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2.3: Direct address: Vocative case

The case used when addressing a person (or, occasionally, a thing) is called Vocative.  For most Greek nouns the vocative is just like the nominative. and for that reason, more often than not, we will not list it in the declension paradigms or models.  The nouns you are learning now, however, do have a special ending for the Vocative singular: .   the Vocative plural has the same ending as the Nominative: -οι .


ὦ δοῦλε,    φέρε1      καὶ2 σῖτον καὶ2 ὕδωρ   τῷ κυρίῳ.

   Vocative              V                ......................   D O ...................                I O

Slave! Bring both food and water to / for //your master.

  is an interjection, equivalent to English "O" or "Hey!" in common American English.  It is not indispensable but sometimes it precedes the vocative.

Why is  φέρε  highlighted?  Because it is a new form of the verb.  All the verbs you have found in lesson 1 make a statement: they are in the Indicative mood. φέρε expresses a comand.  It is a form of a new mood of the verb: Imperative.  You want to remember now only the 2nd person, singular and plural, of the Imperative.  Actually, only the 2nd singular has a special ending:  δίδασκ-ε = teach!;  θεράπευ-ε = heal!  The second person plural of the imperative is identical to the 2nd plural of the indicative:  διδάσκ-ετε = teach!;,  θεραπε-ετε = heal!  The English translation does not make obvious whether one or more persons are addressed.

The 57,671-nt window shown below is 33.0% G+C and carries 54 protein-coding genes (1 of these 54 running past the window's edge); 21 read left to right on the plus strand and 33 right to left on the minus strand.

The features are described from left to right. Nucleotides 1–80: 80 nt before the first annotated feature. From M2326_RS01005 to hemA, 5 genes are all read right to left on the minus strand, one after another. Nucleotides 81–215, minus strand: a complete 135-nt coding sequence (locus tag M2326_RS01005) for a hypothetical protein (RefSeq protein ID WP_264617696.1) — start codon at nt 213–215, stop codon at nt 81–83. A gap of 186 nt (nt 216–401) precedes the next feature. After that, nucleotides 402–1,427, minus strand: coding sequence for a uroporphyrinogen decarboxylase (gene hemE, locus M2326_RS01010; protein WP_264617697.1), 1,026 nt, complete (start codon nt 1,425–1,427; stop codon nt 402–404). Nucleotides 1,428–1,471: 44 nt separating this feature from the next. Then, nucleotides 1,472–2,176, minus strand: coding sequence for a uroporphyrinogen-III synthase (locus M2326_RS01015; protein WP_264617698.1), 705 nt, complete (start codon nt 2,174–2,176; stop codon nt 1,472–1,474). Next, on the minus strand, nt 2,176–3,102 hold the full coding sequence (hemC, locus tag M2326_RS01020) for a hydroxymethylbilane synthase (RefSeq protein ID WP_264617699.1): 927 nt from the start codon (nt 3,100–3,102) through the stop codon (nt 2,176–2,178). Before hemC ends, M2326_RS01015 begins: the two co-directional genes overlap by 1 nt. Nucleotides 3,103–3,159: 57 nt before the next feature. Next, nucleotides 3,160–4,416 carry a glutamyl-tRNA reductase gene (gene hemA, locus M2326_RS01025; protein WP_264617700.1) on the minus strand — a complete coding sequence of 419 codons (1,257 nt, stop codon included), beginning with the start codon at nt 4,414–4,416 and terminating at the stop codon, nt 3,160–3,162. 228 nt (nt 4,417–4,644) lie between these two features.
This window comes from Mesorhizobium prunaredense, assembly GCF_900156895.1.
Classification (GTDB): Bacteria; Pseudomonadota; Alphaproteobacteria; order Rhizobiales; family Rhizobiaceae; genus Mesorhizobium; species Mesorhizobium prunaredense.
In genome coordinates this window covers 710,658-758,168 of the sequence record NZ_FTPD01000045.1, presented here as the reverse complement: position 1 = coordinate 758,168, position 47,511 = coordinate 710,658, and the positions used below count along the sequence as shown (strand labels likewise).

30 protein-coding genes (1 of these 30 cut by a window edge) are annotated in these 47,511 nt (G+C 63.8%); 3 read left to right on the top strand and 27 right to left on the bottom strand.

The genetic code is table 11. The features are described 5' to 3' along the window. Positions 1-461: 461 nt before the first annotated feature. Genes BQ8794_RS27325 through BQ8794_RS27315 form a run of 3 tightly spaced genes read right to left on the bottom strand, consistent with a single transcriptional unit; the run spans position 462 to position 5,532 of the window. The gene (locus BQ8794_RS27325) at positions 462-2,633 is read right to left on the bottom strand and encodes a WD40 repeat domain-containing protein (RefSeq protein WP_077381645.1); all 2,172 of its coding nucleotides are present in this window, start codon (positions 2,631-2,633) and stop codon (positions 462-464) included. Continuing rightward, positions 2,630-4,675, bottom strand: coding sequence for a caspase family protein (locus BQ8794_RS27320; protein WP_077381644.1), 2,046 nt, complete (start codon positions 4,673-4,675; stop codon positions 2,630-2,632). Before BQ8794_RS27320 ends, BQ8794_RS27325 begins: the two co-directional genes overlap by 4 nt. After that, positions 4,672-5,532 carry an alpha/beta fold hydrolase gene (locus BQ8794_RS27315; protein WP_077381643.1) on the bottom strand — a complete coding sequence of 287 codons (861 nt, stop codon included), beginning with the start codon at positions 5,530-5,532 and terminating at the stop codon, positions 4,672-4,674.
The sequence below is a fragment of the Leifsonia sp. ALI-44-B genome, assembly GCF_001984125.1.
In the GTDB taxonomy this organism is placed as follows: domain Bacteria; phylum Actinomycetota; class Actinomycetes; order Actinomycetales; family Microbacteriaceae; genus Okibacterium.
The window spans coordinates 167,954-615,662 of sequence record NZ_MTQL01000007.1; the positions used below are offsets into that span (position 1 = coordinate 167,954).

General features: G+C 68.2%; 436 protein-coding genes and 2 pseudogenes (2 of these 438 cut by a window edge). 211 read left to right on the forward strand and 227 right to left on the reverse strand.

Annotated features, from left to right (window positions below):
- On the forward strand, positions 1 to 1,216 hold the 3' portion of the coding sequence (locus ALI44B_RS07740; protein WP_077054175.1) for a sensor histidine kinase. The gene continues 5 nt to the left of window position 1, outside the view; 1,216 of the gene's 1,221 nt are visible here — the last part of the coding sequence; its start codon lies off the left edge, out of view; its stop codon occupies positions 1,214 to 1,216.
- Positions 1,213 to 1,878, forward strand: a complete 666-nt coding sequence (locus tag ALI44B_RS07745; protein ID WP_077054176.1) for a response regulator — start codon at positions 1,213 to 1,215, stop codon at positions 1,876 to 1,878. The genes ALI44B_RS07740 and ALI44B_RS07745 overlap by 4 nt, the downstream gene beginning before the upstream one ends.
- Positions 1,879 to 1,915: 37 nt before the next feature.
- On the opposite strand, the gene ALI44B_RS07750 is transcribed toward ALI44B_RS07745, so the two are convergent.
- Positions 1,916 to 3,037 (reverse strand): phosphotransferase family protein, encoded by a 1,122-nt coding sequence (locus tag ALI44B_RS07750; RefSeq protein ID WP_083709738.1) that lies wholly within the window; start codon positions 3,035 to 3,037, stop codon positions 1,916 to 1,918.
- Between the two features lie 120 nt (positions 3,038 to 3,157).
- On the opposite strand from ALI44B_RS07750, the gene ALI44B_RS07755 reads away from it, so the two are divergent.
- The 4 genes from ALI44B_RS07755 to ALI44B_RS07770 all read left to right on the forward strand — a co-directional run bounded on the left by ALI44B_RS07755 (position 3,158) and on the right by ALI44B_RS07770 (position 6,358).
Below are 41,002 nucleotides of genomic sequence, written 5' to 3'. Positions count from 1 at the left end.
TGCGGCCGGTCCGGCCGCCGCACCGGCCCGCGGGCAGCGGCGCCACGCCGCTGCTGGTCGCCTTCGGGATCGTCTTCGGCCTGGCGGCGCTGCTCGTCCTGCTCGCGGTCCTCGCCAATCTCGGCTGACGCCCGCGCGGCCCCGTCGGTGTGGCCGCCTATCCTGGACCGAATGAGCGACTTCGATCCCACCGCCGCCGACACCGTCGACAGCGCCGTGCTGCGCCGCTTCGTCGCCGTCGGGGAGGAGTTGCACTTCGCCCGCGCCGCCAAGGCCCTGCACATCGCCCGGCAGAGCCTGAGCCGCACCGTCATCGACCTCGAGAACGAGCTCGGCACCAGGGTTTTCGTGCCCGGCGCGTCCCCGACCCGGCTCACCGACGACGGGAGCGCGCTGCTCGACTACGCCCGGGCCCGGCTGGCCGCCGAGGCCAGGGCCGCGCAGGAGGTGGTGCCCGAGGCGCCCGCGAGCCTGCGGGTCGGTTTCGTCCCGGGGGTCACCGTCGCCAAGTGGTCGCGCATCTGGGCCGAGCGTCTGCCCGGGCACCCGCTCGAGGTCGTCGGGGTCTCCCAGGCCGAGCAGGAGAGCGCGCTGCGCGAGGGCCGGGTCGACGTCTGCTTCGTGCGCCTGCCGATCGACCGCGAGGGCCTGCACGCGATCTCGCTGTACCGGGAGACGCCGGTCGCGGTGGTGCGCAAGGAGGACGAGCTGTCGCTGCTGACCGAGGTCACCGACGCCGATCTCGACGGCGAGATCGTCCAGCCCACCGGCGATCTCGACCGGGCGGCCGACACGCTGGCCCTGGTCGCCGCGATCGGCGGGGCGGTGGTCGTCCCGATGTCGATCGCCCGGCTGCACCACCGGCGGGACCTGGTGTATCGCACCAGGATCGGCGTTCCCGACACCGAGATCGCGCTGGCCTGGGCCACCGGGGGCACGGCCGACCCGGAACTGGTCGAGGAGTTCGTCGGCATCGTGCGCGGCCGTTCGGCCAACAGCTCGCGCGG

We have all the elements we need now to complete the paradigm of the declension of  ὁ ἄνθρωπ-ος = man.






     ὁ ἄνθρωπ-ος

       the man

    οἱ ἄνθρωπ-οι

    the men, men


     τοῦ ἀνθρώπ-ου

        of the man, the man's

    τῶν ἀνθρώπ-ων

     of the men, the men's


     τῷ ἀνθρώπ-

        to / for the man

    τοῖς ἀνθρώπ-οις

     to / for the men


     τὸν ἄνθρωπ-ον

        the man as D O

    τοὺς ἀνθρώπ-ους

     the men as D O


     ὦ ἄνθρωπ-ε

    O man!

    ὦ ἄνθρωπ-οι  

     O men!


Note 1:   καὶ ... καί  = "both...and..." 

Note 2:  ὕδωρ = water.  This is the accusative of a noun belonging to a group that we are not studying yet.  For the meaning, cf. English hydro-